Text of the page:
- They provide two years of audited financial statements as opposed to three
- EGCs are permitted to use “test the waters communications” with qualified buyers and investors
You will still use the traditional S-1 form to register as it was recently updated to include a checkbox for EGCs.
#4 – Make sure you have the right insurance
Launching an IPO does not affect most of your insurance policies – workers compensation, and business owners’ packages, for example, remain the same. However, Directors and Officers (D&O) insurance becomes essential. Why? IPOs get sued — particularly IPOs in the technology sector.
D&O insurance protects the individual directors if they get sued, and the company itself cannot pay for the defense. The coverage also reimburses the company if it pays for a director’s defense or settlement. Lastly, the policy protects the entity itself if it’s named in a suit.
#5 – Hire a great CFO & finance team
A great CFO is critical to your IPO preparation. They serve as your right hand and help manage finance, operations and even meetings. The right CFO is a must before an IPO, but don’t hire one just before the launch. The best CFO will have a track record with your company and an established relationship with you and other decision makers.
If your CFO is lacking IPO experience, consider supplementing them with a board member who has an IPO background.
#6 – Instill a public relations team and a market influencer strategy
A public relations team is invaluable in crafting your messaging during the IPO. They can also handle any fallout that may arise. A company is open to intense public scrutiny during an IPO, and press coverage matters.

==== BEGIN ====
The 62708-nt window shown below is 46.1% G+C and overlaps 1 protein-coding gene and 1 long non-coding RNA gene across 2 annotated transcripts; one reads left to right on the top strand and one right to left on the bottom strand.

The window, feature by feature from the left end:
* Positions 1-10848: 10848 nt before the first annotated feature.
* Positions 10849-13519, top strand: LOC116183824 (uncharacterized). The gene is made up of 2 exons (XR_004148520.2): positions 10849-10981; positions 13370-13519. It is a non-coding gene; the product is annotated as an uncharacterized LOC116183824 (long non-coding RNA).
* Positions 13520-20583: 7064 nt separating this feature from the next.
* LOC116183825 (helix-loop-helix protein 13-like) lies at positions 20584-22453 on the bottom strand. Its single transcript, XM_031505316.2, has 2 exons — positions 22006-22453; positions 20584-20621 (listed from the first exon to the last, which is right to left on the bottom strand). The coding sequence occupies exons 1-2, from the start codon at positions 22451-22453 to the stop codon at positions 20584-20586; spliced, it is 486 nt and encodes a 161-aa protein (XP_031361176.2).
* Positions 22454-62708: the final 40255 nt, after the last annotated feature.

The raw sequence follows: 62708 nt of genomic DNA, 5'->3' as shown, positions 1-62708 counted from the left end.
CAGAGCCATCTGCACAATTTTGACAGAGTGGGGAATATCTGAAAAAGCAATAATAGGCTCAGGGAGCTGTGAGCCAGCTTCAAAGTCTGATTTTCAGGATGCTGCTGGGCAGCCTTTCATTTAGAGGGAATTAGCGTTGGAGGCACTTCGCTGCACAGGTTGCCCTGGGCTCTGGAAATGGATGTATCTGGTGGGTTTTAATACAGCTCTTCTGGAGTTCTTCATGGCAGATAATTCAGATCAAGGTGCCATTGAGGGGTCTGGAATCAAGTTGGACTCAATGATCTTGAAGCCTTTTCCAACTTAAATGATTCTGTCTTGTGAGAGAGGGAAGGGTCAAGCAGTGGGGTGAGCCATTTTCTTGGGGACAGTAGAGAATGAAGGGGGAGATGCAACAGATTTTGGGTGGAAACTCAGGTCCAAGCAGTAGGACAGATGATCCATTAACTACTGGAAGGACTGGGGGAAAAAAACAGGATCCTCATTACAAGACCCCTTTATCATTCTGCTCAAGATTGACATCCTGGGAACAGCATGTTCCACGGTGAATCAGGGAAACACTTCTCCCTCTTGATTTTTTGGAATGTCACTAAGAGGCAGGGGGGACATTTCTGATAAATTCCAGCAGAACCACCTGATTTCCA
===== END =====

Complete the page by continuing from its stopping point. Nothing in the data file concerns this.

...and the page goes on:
Craft your market influencer strategy carefully. Influencer marketing is an acceptable part of a marketing strategy but can raise questions during the lead up to an IPO. For example, Revolve, an online retailer, filed for an IPO in October. Their prospectus included an influencer marketing strategy that relies heavily on its 2,500 social media influencers. Concerns include the company’s ability to manage those relationships and the effect of changing federal regulations.
#7 – Ensure your finances are airtight
Your company’s finances will come under a lot of scrutiny during an IPO, so make sure they are solid. Critical decisions must be made on reliable economic data as opposed to instincts going forward. Also, your company must be ready to report earnings every quarter. You will be expected to forecast those earnings accurately.
#8 – Build your operational control panel
An executive control panel is essential for an IPO. Stockholders want real data on profits, losses and the company’s direction. Gut based decision making won’t stand up to stockholder scrutiny. CEOs must have the most critical metrics at their fingertips, so they can not only report on them, but adjust them as necessary.
#9 – Secure a board of directors that shares your vision
If you dream of leading a publicly traded company, get a board who shares your vision. Be proactive in selecting board members. Choose them based on where you want the company to go, not only where you are now.
#10 – Focus on building a great company
Many business owners harbor a dream of leading a publicly traded company, but few get there. The first step is to create an exceptional company. If you stay focused on that, you may look up and see an IPO opportunity on the horizon.
If you’re considering an IPO or interested in learning more about a customized D&O insurance program, you can always reach out to a member of our team by phone 646.854.1058 or email firstname.lastname@example.org at any time. Or create an account here to get a quote!